Monday, 14 September 2015
The Plague of the Zombies (1966)
"I should have drowned you at birth!"
"Thank you, father!"
Interesting that this enjoyable Hammer romp is pre-George A. Romero, if only just. But it's fascinating to see that, as late as 1966, zombies were still very much associated in popular culture with their Haitian origins. Thus we have voodoo dolls, and a rather incongruous-looking Haitian butler in a Cornwall country home. It's striking to see the negative portrayal of voodoo here, though: it's referred to, in Christian terms, as "witchcraft".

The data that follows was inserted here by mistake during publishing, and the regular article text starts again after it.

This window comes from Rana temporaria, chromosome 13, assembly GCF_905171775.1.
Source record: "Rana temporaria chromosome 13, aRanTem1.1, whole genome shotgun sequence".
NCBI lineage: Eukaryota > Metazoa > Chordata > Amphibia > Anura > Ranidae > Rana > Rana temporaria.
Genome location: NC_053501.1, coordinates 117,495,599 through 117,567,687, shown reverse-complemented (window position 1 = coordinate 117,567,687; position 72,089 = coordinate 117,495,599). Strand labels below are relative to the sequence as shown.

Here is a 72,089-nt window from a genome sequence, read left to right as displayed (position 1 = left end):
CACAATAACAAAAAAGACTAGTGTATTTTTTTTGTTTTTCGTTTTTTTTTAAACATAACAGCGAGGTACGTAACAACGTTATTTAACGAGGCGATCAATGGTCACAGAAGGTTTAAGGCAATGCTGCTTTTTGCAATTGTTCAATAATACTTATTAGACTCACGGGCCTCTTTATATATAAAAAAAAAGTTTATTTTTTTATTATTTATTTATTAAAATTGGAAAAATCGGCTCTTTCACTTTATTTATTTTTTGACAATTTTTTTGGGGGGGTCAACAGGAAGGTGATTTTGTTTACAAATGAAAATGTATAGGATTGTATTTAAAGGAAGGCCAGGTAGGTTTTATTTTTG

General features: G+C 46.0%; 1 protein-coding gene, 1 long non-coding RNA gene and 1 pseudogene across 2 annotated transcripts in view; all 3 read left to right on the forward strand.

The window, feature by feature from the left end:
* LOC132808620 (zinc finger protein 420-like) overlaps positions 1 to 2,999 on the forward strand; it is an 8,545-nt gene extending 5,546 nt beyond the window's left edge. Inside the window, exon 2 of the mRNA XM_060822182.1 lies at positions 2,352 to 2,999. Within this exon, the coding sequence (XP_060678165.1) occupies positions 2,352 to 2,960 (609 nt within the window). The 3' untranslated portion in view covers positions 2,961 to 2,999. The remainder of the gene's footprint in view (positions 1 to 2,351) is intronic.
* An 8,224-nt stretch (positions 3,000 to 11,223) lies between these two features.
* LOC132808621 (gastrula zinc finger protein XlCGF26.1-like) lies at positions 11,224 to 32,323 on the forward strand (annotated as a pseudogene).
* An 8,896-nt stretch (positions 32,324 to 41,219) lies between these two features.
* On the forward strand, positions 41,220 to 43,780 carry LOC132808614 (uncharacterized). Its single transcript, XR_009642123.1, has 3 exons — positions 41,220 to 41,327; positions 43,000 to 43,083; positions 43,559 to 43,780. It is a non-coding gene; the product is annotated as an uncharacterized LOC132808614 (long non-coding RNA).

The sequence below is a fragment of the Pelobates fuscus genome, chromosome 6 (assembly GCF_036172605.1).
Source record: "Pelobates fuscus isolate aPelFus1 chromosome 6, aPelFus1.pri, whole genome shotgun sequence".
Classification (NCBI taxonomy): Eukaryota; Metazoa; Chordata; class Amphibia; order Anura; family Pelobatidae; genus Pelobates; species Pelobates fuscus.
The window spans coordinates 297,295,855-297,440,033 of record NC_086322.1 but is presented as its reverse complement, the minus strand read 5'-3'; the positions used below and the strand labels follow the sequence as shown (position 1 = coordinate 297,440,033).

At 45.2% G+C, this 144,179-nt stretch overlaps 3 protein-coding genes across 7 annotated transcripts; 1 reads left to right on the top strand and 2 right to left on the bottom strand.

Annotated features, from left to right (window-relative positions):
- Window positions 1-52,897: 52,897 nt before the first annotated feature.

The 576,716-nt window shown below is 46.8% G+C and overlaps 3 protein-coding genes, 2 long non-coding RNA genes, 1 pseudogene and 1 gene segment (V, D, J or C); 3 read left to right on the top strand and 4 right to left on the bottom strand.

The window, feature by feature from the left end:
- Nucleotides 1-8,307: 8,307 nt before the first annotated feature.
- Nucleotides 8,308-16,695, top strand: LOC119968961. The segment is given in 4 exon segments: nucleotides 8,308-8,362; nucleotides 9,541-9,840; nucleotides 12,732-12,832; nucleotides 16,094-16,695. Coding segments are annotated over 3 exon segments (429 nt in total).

It's also amusing to reflect on how class-ridden the society in this film is. The baddie is the local squire who, naturally, firmly rules the village. Meanwhile our delightfully grumpy hero, Andre Morell's splendid Sir James, is a posh medical professor to whom everyone defers and whom all working class characters call "Sir". He even gets essentially let off when caught grave robbing by the fuzz because of how posh he is.
It's amusing to see a very young Jacqueline Pearce here. Servalan, it seems, was a Victorian/Edwardian zombie before she rose in the ranks of the Federation.
This is peak Hammer by numbers, but peak Hammer by numbers is a great way to spend ninety minutes. I enjoyed this film hugely.